The study’s authors then concluded that, “Cannabis and cannabinoids may have promising effects in the treatment of symptoms related to ASD, and can be used as a therapeutic alternative in the relief of those symptoms.”
In the medical community, it has become clear that while the research on cannabis for autism is still in its early stages, it has been nonetheless controversial. That hasn’t stopped families from asking doctors and seeking professional medical advice on the use of cannabis for autism symptoms because there are significant cases of anecdotal evidence that it can be helpful for many of its symptoms especially when it comes to calming down aggression and reducing seizures. Cannabidiol (CBD) has especially been noted as helpful because it’s non psychoactive, and has a long track record in treating seizures safely, even for children.
In fact, many parents feel so strongly about the use of medical marijuana for treating autism symptoms. A parent advocacy organization called the Mothers Advocating Medical Marijuana for Autism (MAMMA) has chapters in several states; in their website, one can find numerous testimonials from families who say that cannabis has helped their children. What is sad is that many of these families are medical refugees who had to relocate states just so that their kids could benefit from states with medical marijuana laws where it can be used for seizures and other symptoms. There have been families that have also sent in their testimonials anonymously, saying that they have used cannabis illegally because we still don’t have the legislations in place enabling autistic people to use cannabis.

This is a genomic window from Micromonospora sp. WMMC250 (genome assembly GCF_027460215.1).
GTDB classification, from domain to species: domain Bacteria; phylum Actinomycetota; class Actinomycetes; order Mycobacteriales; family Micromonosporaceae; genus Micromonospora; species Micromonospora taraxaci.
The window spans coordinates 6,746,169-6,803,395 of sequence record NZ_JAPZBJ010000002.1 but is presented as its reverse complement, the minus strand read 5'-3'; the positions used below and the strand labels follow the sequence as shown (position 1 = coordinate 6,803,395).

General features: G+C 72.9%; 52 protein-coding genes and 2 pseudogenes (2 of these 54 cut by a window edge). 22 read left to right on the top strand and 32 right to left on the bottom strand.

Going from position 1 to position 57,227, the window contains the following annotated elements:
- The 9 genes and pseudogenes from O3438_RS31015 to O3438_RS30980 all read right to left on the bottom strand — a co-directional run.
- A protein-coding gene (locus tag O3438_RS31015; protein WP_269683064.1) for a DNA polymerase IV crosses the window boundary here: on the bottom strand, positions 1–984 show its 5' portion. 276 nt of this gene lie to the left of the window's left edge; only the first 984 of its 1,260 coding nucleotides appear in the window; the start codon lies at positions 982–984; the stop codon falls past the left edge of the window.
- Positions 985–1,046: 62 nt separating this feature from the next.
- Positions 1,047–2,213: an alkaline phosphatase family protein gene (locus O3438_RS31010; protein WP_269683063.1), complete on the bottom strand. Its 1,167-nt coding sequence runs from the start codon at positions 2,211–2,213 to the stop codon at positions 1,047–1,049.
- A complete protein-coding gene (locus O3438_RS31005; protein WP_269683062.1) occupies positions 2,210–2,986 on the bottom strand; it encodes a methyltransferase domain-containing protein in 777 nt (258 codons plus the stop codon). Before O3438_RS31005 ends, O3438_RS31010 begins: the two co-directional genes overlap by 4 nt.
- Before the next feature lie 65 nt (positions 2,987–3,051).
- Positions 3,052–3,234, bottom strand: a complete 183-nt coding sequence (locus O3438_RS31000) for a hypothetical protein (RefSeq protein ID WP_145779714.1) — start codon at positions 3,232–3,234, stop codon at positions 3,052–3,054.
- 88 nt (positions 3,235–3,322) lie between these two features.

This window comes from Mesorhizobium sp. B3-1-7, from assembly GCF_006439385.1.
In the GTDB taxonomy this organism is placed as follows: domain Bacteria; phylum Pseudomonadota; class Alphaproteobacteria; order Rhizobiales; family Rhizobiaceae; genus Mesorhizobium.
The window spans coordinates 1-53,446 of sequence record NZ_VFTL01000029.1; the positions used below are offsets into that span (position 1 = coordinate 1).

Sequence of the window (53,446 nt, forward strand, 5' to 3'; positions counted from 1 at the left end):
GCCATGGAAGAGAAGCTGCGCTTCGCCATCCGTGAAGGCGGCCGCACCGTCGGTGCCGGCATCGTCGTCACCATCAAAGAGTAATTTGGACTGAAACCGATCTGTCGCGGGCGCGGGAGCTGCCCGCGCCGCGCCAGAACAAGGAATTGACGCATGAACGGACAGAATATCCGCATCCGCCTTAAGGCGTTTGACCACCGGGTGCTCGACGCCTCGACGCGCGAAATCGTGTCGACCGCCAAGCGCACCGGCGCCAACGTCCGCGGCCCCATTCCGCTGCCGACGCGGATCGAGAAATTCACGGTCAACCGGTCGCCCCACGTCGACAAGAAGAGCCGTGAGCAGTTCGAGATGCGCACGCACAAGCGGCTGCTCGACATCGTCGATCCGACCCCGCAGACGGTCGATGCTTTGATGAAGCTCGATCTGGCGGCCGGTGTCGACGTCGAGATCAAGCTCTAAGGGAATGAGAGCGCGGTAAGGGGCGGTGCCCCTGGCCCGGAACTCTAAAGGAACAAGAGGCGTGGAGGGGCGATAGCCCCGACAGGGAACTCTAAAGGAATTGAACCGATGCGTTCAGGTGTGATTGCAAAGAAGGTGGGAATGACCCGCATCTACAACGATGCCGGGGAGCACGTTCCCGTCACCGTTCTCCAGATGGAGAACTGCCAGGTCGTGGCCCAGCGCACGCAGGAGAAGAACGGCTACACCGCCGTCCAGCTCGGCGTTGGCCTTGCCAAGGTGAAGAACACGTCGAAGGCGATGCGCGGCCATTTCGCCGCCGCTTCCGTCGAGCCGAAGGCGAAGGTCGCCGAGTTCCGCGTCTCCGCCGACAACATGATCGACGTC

There are currently 14 states that list autism as either a qualifying condition or a debilitating condition, but that isn’t enough. No matter where you live, you must be able to have access the medicine that can help make a difference in your life, even if you choose to medicate your child with cannabis. Conclusion There are more studies ongoing to help shed light on how the body and endocannabinoid system in autistic people respond to cannabinoids. While the exact mechanisms are still much of a mystery, we can at least say that cannabinoid compounds work for autism. However, the efficacy, type of cannabis product, and dosage taken all play a role too. There is some research that says THC taken with CBD is best while others say CBD alone is best.
While cannabis can help, parents who want to give their children cannabis for medicine should keep in mind that it should not be seen as a cure-all. At best, cannabis probably works more effectively with other autism therapies. Speak to your doctor or one in a state that has legalized the use of cannabis for autism to find the best route for you or your loved one.
This article originally appeared on Cannabis.net and has been reposted with permission.
The Fresh Toast is a daily lifestyle platform with a side of cannabis. For more information, visit www.thefreshtoast.com.